|RBGE Lichens (Home) > Taxonomy and Systematics|
|Taxonomy and Systematics||
> Taxonomy is the science which documents the Earth's biodiversity, our shared biological heritage generated over 3.8 billion years of evolution. Systematics seeks to understand the evolutionary relationships among the described species.
> RBGE has a strong research tradition in lichen taxonomy and systematics.
The RBGE Herbarium
> The fundamental resource for taxonomy is the herbarium (Figure 1), which includes a large collection of example lichen specimens. Similar to a world-class museum, which protects and interprets cultural artefacts on behalf of the nation, the herbarium collects and archives specimens for the description and interpretation of the Earth's biodiversity.
> The herbarium at RBGE houses an historically important collection of lichens. Among the oldest specimens are those collected during the global voyages of Archibald Menzies during late 18th Century. Additionally, there are important international collections by J. Hooker (e.g. sub-Antarctic Islands:), by Lauder Lindsay (New Zealand and Iceland) and by Eaton during the 'Transit of Venus' Expedition to the Southern Ocean (e.g. Kerguelan, 1874). Among the extensive British and Scottish material are collections by Borrer (included as part of Brodie's material), Greville, McAndrew and Ursula Duncan.
> With the appointment of Brian Coppins in the early 1970s (Figure 3), RBGE came to play a leading role in the taxonomy of British lichens. Consequently, the lichen herbarium has an unparalleled reputation for its modern and comprehensive collection of British material. Collections by Brian (> 25,000 specimens) have focussed especially on difficult lichen groups (e.g. Micarea, and sterile crusts generally), and under Brian's leadership the herbarium at RBGE came to represent a facility which under-pins our current knowledge of the British lichen flora.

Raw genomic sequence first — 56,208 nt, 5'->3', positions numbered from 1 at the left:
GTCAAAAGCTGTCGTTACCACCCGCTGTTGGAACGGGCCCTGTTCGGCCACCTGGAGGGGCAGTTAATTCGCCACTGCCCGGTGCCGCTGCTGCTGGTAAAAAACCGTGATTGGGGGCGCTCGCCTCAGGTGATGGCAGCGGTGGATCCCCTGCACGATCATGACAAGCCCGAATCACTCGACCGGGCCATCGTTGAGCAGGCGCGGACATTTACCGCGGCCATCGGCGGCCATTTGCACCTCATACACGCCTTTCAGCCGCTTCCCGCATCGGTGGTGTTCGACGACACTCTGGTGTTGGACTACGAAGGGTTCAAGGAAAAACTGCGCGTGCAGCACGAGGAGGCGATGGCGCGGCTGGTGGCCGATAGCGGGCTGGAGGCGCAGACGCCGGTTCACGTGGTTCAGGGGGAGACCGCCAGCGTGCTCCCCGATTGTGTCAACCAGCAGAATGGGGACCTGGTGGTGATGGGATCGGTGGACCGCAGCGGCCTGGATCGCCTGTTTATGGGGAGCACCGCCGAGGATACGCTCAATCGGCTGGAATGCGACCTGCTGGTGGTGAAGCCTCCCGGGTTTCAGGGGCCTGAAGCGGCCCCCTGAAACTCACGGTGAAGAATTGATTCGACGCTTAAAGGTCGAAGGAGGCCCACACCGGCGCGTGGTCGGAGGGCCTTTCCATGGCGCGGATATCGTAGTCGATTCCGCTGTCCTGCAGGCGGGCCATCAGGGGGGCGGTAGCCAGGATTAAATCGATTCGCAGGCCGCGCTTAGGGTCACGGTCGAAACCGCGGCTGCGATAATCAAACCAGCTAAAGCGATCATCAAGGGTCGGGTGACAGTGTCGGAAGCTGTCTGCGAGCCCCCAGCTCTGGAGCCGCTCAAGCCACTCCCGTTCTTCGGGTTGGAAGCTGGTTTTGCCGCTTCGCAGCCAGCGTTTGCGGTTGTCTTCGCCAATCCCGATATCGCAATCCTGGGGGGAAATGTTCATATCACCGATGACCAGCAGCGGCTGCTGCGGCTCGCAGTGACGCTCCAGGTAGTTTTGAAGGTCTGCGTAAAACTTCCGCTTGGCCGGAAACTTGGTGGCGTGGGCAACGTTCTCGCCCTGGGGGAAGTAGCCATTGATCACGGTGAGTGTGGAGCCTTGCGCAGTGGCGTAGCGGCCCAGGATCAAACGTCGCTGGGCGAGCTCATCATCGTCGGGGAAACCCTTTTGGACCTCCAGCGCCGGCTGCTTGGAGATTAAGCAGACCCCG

> Classical taxonomic approaches continue at RBGE; additionally, there has been an increasing use of molecular tools, especially DNA barcoding, to further resolve lichen diversity.
> DNA barcoding is based on the selection of a small number of gene regions, which can provide near-universal tools to discriminate between many species. The barcoding process is iterative, and new information provided by molecular biology is part of a cycle of discovery, in which traditional morphological species concepts can be refined. RBGE's initial work on lichen barcoding had two components: 1. The application of barcoding at a floristic scale, to test the universality of the approach across a wide range of lichenised-Ascomycetes, 2. The targeted study of a difficult genus - Usnea - to test barcoding as a tool to resolve species concepts and aid identification within notoriously difficult genera.
> Taxonomists play an important role in documenting species distributions, generating species checklists at local, regional and national levels. These data are fundamentally important in writing Floras, Checklists, and as a resource in biogeography and conservation biology.
> RBGE taxonomy has been pivotal in publication of the The Lichen Flora of Great Britain and Ireland, The Checklist of British and Irish Lichens (and accompanying Synonym List), and A Conservation Evaluation of British and Irish Lichens. Together these publications represent an unprecedented resource supporting British conservation. Much of RBGE's field recorded data is now digitised and freely available via the NBN Gateway.